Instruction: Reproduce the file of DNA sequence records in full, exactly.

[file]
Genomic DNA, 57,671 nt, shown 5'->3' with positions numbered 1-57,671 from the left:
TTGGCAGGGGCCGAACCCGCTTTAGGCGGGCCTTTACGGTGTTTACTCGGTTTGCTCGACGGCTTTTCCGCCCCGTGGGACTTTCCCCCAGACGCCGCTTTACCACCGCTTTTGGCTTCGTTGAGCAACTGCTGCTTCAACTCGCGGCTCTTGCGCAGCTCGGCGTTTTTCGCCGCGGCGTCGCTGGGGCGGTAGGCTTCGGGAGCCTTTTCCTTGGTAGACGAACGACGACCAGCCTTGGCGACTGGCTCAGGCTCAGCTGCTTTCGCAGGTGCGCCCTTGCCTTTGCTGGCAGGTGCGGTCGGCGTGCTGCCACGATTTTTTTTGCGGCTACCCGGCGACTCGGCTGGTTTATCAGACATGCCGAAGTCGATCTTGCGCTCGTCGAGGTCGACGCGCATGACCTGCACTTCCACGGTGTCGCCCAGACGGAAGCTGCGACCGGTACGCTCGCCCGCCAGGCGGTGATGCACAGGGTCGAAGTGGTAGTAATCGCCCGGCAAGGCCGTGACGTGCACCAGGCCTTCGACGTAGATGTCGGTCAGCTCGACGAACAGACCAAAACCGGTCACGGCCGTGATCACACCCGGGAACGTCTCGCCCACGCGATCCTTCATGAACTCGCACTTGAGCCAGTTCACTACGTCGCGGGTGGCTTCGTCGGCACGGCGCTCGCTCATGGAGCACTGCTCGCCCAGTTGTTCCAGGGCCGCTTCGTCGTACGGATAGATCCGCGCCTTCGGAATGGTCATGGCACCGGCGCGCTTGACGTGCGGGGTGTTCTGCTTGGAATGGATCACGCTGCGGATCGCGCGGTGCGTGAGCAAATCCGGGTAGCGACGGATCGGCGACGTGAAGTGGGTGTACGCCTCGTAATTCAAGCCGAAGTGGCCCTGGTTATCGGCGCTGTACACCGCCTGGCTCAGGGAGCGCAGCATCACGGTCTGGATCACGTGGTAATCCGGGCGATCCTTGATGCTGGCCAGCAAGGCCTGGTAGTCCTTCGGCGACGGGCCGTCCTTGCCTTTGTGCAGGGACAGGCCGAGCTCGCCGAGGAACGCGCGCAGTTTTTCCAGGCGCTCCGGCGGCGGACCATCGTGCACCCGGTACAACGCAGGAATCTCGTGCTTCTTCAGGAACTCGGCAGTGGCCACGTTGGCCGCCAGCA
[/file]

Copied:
Genomic DNA, 57,671 nt, shown 5'->3' with positions numbered 1-57,671 from the left:
TTGGCAGGGGCCGAACCCGCTTTAGGCGGGCCTTTACGGTGTTTACTCGGTTTGCTCGACGGCTTTTCCGCCCCGTGGGACTTTCCCCCAGACGCCGCTTTACCACCGCTTTTGGCTTCGTTGAGCAACTGCTGCTTCAACTCGCGGCTCTTGCGCAGCTCGGCGTTTTTCGCCGCGGCGTCGCTGGGGCGGTAGGCTTCGGGAGCCTTTTCCTTGGTAGACGAACGACGACCAGCCTTGGCGACTGGCTCAGGCTCAGCTGCTTTCGCAGGTGCGCCCTTGCCTTTGCTGGCAGGTGCGGTCGGCGTGCTGCCACGATTTTTTTTGCGGCTACCCGGCGACTCGGCTGGTTTATCAGACATGCCGAAGTCGATCTTGCGCTCGTCGAGGTCGACGCGCATGACCTGCACTTCCACGGTGTCGCCCAGACGGAAGCTGCGACCGGTACGCTCGCCCGCCAGGCGGTGATGCACAGGGTCGAAGTGGTAGTAATCGCCCGGCAAGGCCGTGACGTGCACCAGGCCTTCGACGTAGATGTCGGTCAGCTCGACGAACAGACCAAAACCGGTCACGGCCGTGATCACACCCGGGAACGTCTCGCCCACGCGATCCTTCATGAACTCGCACTTGAGCCAGTTCACTACGTCGCGGGTGGCTTCGTCGGCACGGCGCTCGCTCATGGAGCACTGCTCGCCCAGTTGTTCCAGGGCCGCTTCGTCGTACGGATAGATCCGCGCCTTCGGAATGGTCATGGCACCGGCGCGCTTGACGTGCGGGGTGTTCTGCTTGGAATGGATCACGCTGCGGATCGCGCGGTGCGTGAGCAAATCCGGGTAGCGACGGATCGGCGACGTGAAGTGGGTGTACGCCTCGTAATTCAAGCCGAAGTGGCCCTGGTTATCGGCGCTGTACACCGCCTGGCTCAGGGAGCGCAGCATCACGGTCTGGATCACGTGGTAATCCGGGCGATCCTTGATGCTGGCCAGCAAGGCCTGGTAGTCCTTCGGCGACGGGCCGTCCTTGCCTTTGTGCAGGGACAGGCCGAGCTCGCCGAGGAACGCGCGCAGTTTTTCCAGGCGCTCCGGCGGCGGACCATCGTGCACCCGGTACAACGCAGGAATCTCGTGCTTCTTCAGGAACTCGGCAGTGGCCACGTTGGCCGCCAGCA